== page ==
Randolph County – Ryan Jacob O’Hara, Ifra Rehman, Addie Schoenberger

Richmond County – Jamilah Dawkins

Rockingham County – Mary Katherine Ward

Rutherford County – Marie Claire O’Leary

Sampson County – Troy Kay Royal

Stokes County – Austin Chapman-Lovette Cromer

Surry County – Cory Eaton

Union County – Adeline Elise Dorough, Ariana Cecilia Gavin, Chisimdi Onwuteaka, Pooja Patel, Mary-Katherine Scheppegrell

Wake County – Saima A. Akbar, Kendall Adrianne Bagley, Marissa Bane, Michelle Brint, Caylin Rachel Bullock, Alia Brielle Capone, Sarah D. Chen, Nainisha Chintalapudi, Yasemin Canan Cole, Lorelei Claudette Feeny *, Chamara Anthony Fernando, Lauren Elizabeth Fulcher, Brianna Diane Gaddy, Lindsay Gorman, Apoorva Gupta *, Chelsea Gustafson, Atima Huria, Alexandra Eva Isaacs, Sloan Yvette Johnson, Laurel Ann Keefer, Yasmin Singh Khera, Tirumala Devi Kodavanti, Szu-Aun Lim, Christine Elizabeth Malarkey, Sara Kathryn Mayson, Sa’a Mohammed, Sarah Morton, Daniel Stuart Parker, Meredith Grace Parker, Scott Benjamin Parker, Radha Atul Patel *, Richa B. Patel, Chandler Rock, Sean Nicholas Ryan, Anushree Kristie Singh, Claire Smith, Jessica Faith Smith *, Julia D. Stroup, Kelly Rebecca Tan

Watauga County – Olivia Horton

Wayne County – David B. Joyner, Holly Pittard

Florida – Jourdan Jillian Black, Jacob Rhys Higdon, Yushan Wang

Georgia – Radha Piyush Patel, Hannah Christine Single, Melissa Swope, Courtney Elizabeth Turner

Illinois – Mia Lei, Katelyn Leigh McIntosh

Maine – Sean Kevin McClung

Maryland – Kimberly Ann Blasey *, Phanna Iamlek, Kamaara Jordan Lucas, Nia Chantelle Rush, Janell Kae Smith, Rhea Wyse

Michigan – Ajene Robinson-Burris

Mississippi – Helen Sophie Kyriakoudes

New Hampshire – Ian Michael Gallager

New Jersey – Emma Leigh Berry, Danny Rahal, Pallavi Surana

New York – Samantha Asofsky, Lynn-Indora Edmond, Victoria Lee Lai

Ohio – Katherine Wiley

Oklahoma – Alexander Dean Sherry

Pennsylvania – Julia Demarest, Jessica Lindsay Smith *

South Carolina – Olivia Sawh

Tennessee – Daniel Peters

Texas – Julia Katharine Baker, Jessye Lemley Halvorson, Hilda Isabel Santiago

Vermont – Daniel Peter Hogenkamp

Virginia – Elizabeth Stuart Agnew, Marnie Lalon Blalock, Katherine Anne Cordova, Jennifer Loraine Heyward, Geneva Sara Melquist Jost, Chloe Alistair Karlovich, Sarah R. McShane, Mihir Pershad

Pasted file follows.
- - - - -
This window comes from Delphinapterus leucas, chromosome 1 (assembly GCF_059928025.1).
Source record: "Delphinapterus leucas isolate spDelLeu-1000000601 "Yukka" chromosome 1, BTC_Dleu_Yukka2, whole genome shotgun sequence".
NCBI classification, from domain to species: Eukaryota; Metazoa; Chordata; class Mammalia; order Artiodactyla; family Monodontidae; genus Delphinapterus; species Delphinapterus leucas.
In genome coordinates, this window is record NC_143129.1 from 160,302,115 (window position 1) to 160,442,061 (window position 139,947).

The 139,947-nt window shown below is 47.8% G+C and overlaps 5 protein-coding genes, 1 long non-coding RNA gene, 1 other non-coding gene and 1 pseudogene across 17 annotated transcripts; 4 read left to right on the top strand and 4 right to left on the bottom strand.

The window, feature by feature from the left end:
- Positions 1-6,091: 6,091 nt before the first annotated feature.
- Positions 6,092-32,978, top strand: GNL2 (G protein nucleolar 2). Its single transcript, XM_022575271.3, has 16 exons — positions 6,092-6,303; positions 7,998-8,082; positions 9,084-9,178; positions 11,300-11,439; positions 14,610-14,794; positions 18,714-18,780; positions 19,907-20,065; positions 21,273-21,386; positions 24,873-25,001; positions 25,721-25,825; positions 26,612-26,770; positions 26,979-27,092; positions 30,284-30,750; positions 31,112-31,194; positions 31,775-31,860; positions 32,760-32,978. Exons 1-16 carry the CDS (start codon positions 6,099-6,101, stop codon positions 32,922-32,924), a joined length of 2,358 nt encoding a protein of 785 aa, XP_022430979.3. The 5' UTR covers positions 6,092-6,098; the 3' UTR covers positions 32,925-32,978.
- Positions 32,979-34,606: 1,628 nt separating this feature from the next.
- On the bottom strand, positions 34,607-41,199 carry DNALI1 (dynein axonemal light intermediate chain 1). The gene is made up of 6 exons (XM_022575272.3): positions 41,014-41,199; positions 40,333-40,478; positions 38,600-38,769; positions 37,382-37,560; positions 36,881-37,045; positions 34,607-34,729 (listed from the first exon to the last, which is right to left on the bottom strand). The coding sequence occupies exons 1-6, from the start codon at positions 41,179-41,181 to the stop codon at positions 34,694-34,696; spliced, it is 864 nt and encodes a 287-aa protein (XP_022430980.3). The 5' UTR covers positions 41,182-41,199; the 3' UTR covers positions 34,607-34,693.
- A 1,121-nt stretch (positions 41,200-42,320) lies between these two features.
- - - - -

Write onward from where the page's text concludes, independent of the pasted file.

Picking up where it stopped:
Washington, D.C. – Milan Noel Flanagan

Wisconsin – Dana Mansfield, Amandla Kesi Stanley

China – Le Feng

* Indicates December 2015 graduates.

Inaugural MacDonald Community Service Scholars begin their work

By Janell Smith

Edited cropped MacDonald ScholarsAs the nation’s first public university, public service is part of UNC’s mission. Now a new scholarship is helping to make service an integral part of students’ academic experience, too. The MacDonald Community Service Scholarship provides tuition support to a select group of four incoming students who have demonstrated a commitment to community service.

Anish Bhatia of New Hyde Park, New York; Maximiliano Flores-Palacios of Gastonia, North Carolina; Finn Loendorf of Stanley, North Carolina; and John Roberson of Durham, North Carolina were selected as the inaugural scholars.

The MacDonald Community Service Scholarship, renewable for four years, also enables students to participate in a unique series of programs focused on increasing their knowledge and skills related to community service.

“I never saw myself as someone who really went out of their way for community service,” Finn Leondorf said. “And I certainly never thought it could lead to something as exciting as the MacDonald Community Service Scholarship.”

In addition to the tuition scholarship, MacDonald Scholars are also enrolled in the Buckley Public Service Scholars program, which will help them develop their public service portfolios and skills related to community service. They are also part of the First-Year Service Corps and will complete 100 hours of service in their first year at Carolina alone.

In their third year, Leondorf, Flores-Palacios, Roberson and Bhatia will become MacDonald Community Fellows through the MacDonald Community Fellowship, where they will create individual public service projects and receive funding to implement the project. Their unique service projects will be completed by the time they graduate.

Though this seems like a tall order, these first-year students are not intimidated by the scholarship requirements.

“Ultimately, public service is an investment,” Max Flores-Palacios said. “Engaging in one’s community betters that community; not only for ourselves but also for future generations and I think that is what public service is about–building on our communities so that future generations can live in greater harmony.”

While the future seems far away for these inaugural MacDonald scholars, their career aspirations range from creating social entrepreneurial businesses to practicing social justice law to working in health professions. At the core of the each of their plans is to maintain a spirit of service.

“It’s important to me to be engaged in public service,” John Roberson said. “I have had many privileges growing up, socially, economically, geographically and so on, and there are far too many who did not and do not have those privileges.